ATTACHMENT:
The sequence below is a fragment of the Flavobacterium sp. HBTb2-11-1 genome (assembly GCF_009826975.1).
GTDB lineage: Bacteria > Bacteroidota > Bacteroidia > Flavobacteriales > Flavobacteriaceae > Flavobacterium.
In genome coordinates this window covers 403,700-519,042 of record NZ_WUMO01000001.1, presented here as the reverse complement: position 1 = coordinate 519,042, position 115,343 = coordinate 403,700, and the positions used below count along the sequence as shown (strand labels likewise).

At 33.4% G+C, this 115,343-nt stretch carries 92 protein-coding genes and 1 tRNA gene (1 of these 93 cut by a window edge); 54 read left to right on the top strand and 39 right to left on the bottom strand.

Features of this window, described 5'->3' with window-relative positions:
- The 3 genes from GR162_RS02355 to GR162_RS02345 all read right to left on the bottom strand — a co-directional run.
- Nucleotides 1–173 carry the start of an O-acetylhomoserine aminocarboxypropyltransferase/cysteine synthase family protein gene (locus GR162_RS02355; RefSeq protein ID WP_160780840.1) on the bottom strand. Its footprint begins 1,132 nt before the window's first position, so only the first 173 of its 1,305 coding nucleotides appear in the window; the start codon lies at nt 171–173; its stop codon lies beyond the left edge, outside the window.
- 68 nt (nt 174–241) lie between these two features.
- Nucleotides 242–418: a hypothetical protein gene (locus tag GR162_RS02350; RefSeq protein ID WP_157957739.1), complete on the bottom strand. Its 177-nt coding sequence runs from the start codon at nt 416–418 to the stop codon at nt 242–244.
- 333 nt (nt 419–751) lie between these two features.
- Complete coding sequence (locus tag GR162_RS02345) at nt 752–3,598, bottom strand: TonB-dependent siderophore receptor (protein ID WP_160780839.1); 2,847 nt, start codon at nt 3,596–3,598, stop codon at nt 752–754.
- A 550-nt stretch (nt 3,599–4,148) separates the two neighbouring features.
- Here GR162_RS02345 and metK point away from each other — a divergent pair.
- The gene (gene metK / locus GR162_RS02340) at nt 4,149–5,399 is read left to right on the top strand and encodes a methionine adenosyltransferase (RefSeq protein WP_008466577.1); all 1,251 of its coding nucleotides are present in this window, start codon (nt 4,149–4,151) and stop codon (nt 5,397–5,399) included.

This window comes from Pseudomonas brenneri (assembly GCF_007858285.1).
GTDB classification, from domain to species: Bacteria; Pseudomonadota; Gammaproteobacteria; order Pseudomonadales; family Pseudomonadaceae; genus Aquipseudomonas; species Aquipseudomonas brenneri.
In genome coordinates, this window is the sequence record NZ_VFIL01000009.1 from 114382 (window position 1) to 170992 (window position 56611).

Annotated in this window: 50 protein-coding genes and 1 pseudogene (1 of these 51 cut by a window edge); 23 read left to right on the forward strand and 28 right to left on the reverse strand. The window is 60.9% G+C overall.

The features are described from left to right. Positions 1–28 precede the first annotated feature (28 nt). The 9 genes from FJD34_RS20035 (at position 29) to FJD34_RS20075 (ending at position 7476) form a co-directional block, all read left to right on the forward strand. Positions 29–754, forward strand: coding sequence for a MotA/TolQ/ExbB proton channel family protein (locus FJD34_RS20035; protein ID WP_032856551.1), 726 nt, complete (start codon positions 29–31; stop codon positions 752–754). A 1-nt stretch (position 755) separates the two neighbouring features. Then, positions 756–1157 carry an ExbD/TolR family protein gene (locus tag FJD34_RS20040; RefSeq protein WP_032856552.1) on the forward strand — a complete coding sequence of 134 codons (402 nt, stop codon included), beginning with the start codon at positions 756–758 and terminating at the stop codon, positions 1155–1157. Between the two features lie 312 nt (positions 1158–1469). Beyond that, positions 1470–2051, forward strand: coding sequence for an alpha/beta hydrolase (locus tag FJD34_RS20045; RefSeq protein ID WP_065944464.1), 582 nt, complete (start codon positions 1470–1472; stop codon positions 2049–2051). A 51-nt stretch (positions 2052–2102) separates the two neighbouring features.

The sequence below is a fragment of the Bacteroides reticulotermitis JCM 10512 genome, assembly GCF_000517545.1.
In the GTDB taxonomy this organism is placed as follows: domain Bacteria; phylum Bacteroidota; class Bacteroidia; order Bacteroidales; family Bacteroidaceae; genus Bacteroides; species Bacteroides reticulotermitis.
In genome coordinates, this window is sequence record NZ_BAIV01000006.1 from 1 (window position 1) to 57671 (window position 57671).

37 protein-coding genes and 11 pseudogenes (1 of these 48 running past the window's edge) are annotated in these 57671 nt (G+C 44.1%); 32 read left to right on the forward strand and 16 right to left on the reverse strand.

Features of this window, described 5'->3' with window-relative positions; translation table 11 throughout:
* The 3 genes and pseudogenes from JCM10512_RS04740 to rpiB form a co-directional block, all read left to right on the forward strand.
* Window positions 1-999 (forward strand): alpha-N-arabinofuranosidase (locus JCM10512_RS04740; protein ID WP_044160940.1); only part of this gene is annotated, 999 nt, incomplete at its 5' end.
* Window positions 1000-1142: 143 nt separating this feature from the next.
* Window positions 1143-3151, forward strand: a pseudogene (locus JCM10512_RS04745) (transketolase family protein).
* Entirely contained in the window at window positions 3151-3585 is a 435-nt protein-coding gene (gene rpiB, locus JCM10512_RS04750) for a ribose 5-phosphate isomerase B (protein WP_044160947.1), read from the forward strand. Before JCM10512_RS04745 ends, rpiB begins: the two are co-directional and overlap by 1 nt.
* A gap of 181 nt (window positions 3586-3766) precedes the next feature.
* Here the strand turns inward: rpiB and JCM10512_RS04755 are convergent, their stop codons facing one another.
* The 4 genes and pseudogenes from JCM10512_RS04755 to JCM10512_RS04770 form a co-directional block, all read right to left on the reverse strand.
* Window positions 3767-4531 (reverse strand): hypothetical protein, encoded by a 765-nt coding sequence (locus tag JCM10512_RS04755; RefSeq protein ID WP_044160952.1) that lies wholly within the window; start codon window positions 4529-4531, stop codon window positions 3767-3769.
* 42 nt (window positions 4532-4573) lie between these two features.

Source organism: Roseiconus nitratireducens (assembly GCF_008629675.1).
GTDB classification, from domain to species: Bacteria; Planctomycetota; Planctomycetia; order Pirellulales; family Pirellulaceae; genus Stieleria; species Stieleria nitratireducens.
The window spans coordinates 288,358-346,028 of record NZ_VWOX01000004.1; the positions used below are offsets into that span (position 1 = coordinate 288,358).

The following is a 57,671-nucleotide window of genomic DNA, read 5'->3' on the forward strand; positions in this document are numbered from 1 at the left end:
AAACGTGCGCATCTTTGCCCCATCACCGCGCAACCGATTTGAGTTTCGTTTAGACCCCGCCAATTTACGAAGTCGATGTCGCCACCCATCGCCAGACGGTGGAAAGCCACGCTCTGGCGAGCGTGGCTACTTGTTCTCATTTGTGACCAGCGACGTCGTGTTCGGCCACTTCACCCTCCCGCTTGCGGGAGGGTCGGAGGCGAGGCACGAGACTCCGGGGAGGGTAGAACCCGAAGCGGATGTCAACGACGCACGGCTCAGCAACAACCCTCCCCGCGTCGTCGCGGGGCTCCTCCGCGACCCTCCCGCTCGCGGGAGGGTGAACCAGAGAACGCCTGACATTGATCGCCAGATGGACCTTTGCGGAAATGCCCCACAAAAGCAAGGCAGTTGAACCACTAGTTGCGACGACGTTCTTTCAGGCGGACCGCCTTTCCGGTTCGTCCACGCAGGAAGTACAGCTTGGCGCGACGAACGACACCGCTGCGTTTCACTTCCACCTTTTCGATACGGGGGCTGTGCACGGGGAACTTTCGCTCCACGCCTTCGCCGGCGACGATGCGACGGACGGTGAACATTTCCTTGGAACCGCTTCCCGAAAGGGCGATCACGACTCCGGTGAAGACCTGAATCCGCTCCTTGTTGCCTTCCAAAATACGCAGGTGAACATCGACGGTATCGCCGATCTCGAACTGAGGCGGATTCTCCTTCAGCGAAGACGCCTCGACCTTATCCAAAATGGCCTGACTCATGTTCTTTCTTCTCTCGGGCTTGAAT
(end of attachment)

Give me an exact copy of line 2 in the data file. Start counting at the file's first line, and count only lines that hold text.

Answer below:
GTDB lineage: Bacteria > Bacteroidota > Bacteroidia > Flavobacteriales > Flavobacteriaceae > Flavobacterium.